the important role of intellectuals of the formerly colonised populations in decolonisation. She distinguishes between sharing information and sharing knowledge and prefers the latter term, “…because to me the responsibility of researchers and academics is not simply to share surface information (pamphlet knowledge) but to share the theories and analyses which inform the way knowledge and information are constructed and represented. By taking this approach seriously it is possible to introduce communities and people who may have had little formal schooling to a wider world, a world which includes people who think just like them, who share in their struggles and dreams and who voice their concerns in similar sorts of ways. To assume in advance that people will not be interested in, or will not understand, the deeper issues is arrogant. The challenge always is to demystify, to decolonize”[17]. I could not agree more.

In the process, we should be patient and compassionate with ourselves, as it is much easier to create harmful biases about ourselves and ‘the other’ than to undo them. ‘Overcoming internalised bias isn’t a matter of flipping a mental switch; it is a lifelong process of constantly questioning our deeply held beliefs’[18].

I would like to end this article with the beautiful words of decolonial researcher Michelle Garcia-Olp: The storyteller must come from a place of prayer’[19]. And I dare to wish we create our works as a prayer to our authentic selves, our ancestors, our people and an equal future for all.

References and Notes

[1] “On The Different Human Races” (1777), Immanuel Kant, “Von der verschiedenen Rassen der Menschen” (1777), translated by Jon Mark Mikkelsen and published in ‘Race and the Enlightenment: A Reader’, edited by Emmanuel Chukwudi Eze (Oxford: Wiley-Blackwell, 1997).

[2] Description plaque of the Africa Steam Ship Company Medallion, 1852, British Museum, Room 1: Enlightenment

[3] Как везде, и на южной азиатской окраине нашей, вмешательство русской власти служит делу духовнаго развития и свободы народной массы, заслуживающей попечения и сочувствия. В. Л. Величко. “Кавказ. Русское Дело и Междуплеменные Вопросы”. 1906.

V.L.Velichko. “Caucasus. Russian Affair and Inter-Tribal Questions”. 1906. p. 130.

[4] “The discontent of Russia, Lenin envisioned Soviet unity. Stalin called Russia ‘first among equals’. Yet Russian nationalism never went away”, Joy Neumeyer, 5 July 2022, Aeon,

[5] “Why do many of us struggle to love ourselves as a nation?”, Afsana Tahirova, 2 January 2023,,

[6] “Overcoming the Epistemic Injustice of Colonialism”, Rajeev Bhargava, 12 November 2013, Global Policy, Volume 4, Issue 4, November 2013, p. 413-417

[7] “The meaning of Mongol”, Uuganaa Ramsay, 23 November 2014, the BBC,

[8] “Comparative Philosophy and Decolonial Struggle: The Epistemic Injustice of Colonization and Liberation of Human Reason”, Grant J. Silva, Southern Journal of Philosophy, Vol. 57, No. S1 (September 2019): 107-134.

[9] “The End of the Cognitive Empire: The Coming of Age of Epistemologies of the

South”. Boaventura de Sousa Santos. Durham, NC: Duke University Press, 2018, 6.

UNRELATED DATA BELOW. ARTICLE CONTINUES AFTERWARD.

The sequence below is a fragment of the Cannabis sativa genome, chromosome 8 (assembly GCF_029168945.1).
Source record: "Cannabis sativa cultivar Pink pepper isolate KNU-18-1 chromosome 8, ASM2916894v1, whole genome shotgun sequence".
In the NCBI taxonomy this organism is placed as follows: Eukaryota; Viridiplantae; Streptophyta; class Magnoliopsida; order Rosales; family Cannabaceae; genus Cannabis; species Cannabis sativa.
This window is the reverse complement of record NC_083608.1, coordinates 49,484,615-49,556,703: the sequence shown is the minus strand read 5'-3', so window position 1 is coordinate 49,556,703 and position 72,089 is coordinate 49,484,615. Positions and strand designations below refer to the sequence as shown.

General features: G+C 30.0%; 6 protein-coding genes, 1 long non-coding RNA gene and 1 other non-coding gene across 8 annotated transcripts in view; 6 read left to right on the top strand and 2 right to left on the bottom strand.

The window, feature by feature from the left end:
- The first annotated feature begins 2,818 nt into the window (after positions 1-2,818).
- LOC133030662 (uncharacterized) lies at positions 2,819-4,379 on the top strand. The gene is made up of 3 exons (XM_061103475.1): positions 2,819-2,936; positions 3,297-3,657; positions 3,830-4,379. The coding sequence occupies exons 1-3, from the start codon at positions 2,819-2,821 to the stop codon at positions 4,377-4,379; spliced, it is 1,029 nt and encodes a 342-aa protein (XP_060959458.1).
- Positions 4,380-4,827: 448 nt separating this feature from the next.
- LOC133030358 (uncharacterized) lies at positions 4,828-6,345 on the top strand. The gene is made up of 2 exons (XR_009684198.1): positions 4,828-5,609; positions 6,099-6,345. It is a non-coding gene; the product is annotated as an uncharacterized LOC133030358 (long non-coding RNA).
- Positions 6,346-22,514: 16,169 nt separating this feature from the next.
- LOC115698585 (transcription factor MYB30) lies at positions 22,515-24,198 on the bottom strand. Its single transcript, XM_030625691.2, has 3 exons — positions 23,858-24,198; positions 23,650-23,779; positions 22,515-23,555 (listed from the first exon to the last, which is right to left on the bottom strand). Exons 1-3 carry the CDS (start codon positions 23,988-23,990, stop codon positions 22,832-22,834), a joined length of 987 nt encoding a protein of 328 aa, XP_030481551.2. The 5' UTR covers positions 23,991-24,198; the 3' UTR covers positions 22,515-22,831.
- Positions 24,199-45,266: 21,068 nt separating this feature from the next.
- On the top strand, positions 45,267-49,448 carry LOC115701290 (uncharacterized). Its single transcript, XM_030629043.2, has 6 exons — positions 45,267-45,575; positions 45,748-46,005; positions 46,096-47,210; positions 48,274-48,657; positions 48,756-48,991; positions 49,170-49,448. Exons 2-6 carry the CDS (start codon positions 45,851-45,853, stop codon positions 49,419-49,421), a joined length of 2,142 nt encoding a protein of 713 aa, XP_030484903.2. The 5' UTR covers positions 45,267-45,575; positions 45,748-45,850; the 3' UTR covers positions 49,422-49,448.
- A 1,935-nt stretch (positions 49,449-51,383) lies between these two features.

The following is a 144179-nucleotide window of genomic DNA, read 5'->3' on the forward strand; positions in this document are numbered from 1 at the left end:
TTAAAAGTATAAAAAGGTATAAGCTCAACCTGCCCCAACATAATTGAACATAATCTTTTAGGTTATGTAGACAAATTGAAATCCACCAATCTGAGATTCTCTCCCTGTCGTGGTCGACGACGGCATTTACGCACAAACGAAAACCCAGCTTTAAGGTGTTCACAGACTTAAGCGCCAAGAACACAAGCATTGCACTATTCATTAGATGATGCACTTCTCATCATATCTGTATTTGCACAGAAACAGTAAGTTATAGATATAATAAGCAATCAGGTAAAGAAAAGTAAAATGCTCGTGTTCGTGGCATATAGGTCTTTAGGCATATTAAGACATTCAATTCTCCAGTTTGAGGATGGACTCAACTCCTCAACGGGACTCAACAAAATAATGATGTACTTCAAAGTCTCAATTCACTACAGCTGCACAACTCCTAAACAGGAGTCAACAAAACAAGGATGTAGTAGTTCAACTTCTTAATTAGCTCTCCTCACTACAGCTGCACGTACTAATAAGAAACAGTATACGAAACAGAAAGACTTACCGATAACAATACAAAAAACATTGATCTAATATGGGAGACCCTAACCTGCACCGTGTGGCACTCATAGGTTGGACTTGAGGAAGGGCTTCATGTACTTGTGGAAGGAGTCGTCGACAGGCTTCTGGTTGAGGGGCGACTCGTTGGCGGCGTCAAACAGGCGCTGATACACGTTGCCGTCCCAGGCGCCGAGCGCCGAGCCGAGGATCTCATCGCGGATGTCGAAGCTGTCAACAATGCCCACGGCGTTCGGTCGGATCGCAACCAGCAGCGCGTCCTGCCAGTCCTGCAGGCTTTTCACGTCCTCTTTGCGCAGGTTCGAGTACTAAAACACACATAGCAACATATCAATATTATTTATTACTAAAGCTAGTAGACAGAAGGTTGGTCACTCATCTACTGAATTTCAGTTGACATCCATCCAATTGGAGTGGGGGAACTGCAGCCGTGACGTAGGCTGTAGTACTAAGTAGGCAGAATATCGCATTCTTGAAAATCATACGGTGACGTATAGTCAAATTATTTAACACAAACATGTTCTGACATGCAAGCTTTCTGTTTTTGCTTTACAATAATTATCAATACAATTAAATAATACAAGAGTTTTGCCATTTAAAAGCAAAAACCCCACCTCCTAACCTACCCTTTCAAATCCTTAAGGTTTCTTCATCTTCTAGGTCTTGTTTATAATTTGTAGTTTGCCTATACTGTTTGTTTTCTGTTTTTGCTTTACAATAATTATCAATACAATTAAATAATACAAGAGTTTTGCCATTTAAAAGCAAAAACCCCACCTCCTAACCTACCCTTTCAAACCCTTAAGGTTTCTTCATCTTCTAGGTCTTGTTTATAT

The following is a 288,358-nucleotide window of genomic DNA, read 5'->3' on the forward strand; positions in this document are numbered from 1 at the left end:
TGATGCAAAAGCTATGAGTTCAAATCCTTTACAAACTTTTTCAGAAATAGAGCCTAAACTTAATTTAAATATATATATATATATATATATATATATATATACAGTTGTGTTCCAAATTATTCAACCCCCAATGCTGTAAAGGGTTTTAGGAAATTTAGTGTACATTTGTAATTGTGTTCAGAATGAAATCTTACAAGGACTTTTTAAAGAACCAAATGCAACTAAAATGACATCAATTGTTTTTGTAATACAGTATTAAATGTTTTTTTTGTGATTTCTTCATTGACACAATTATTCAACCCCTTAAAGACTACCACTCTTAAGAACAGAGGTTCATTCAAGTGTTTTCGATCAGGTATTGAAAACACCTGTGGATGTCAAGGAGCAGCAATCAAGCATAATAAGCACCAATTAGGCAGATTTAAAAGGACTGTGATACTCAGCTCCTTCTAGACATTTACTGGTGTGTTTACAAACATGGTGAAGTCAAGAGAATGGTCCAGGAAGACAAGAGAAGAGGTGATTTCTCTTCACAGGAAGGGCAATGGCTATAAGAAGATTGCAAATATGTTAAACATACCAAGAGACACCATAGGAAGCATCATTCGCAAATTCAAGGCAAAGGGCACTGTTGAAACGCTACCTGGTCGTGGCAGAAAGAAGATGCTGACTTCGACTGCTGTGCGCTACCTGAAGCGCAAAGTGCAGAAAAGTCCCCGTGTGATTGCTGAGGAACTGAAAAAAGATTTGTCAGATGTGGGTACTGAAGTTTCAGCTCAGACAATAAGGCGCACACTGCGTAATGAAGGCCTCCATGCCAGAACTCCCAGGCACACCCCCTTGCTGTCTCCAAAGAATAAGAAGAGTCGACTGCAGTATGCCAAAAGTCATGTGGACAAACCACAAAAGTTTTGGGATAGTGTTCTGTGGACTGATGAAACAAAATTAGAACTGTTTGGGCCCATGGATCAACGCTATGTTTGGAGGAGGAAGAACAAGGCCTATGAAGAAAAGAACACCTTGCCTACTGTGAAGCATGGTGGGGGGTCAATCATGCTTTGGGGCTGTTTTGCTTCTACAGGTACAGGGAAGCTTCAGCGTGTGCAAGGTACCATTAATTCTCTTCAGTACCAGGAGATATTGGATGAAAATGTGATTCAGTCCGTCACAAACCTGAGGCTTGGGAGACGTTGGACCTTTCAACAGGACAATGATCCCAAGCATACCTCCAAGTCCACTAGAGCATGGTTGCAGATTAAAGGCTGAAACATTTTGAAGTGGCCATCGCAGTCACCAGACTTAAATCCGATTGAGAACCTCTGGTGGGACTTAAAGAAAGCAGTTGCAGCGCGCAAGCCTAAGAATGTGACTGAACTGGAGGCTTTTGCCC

[10] Vince Deloria, Jr. “Philosophy and the Tribal Peoples,” in American Indian Thought, ed. Anne Waters (Malden, MA: Blackwell, 2004), 3.

[11] Decolonizing Methodologies. Research and Indigenous Peoples”. Linda Tuhiwai Smith. Third Edition, Bloomsbury Academic, 2021, p.xxvii, Decolonizing intimacies of Aloha ‘Aina, Iokepa Casumbal-Salazar, Hawai’i’

[12] “Epistemic violence: reflections between the invisible and the ignorable”, Moira Pérez, 2019. El lugar sin límites, 1 (1), p. 81-98

[13]“Epistemic violence: reflections between the invisible and the ignorable”, Moira Pérez, 2019. El lugar sin límites, 1 (1), p. 81-98

[14] “The First Ladies and the Arab Spring: A Textual Analysis of the Media Coverage of the Female Counterparts of Authoritarian Oppression in the Middle East”, Elza Ibroscheva, Feminist Media Studies, 13(5), 871–880

[15] “Comparative Philosophy and Decolonial Struggle: The Epistemic Injustice of Colonization and Liberation of Human Reason”, Grant J. Silva, Southern Journal of Philosophy, Vol. 57, No. S1 (September 2019): 107-134

[16] “Can the subaltern Speak?”. Gayatri Chakravorty Spivak. Marxism and the Interpretation of Culture, eds. Cary Nelson and Lawrence Grossberg. Basingstoke: Macmillan. 271–313. 1988.

[17] “Decolonizing Methodologies. Research and Indigenous Peoples”. Linda Tuhiwai Smith. Third Edition, Bloomsbury Academic, 2021, p.17

[18] “The End of Bias”, Jessica Nordell.

[19] “How Colonization Impacts Identity Through the Generations: A Closer Look at Historical Trauma and Education” (2018). Garcia-Olp, Michelle. Electronic Theses and Dissertations. 1487.

Salam, biz VarYoxuq. Bizi birləşdirən bir dəyər var – incəsənət və mədəniyyətimizi fərqli rakurslardan göstərmək və inkişaf etdirmək istəyi. Biz keçmişin mədəni və incəsənət nailiyyətlərinin kölgəsində gizlənmək istəmirik, yeni uğur, yeni təşəbbüs, qısası yeni nəfəs axtarırıq.

Fəaliyyətimizin ilk 2 ilində müxtəlif şirkət və təşkilatlardan maddi dəstək alsaq da, son 1 ildir ki, özümüz özümüzü kommersial layihələrlə maliyyələşdiririk. Təəssüf ki, bu imkanlar həmişə əlçatan deyil və artıq siz sadiq izləyicilərimizə üzümüzü tutmaq məcburiyyətindəyik. İndiki məkanımız bizim üçün sadəcə iş yeri deyil. Bura həm müxtəlif tədbirlərimizi, canlı yayımlarımızı etdiyimiz studiyadır, həm də bir araya toplanmaq, müxtəlif ideyalar arasında breynstorminq etmək və nəticədə keyfiyyətli, faydalı işlər görmək üçün komandamızı birləşdirən yaradıcı məkandır. Hal-hazırda məkan xərcləri və bu kimi məsələlər üçün dəstəyinizə ehtiyacımız var. İtirsək, artıq əvvəlki kontentlər bizdən asılı olmadan zamanla ləngiyəcək və bəlkə də davam edə bilməyəcək. İnanırıq ki, siz də bizim kimi bunu istəməzsiniz. Ona görə də bizə dəstək olmaqdan çəkinməyin.

Bunlar da xoşunuza gələ bilər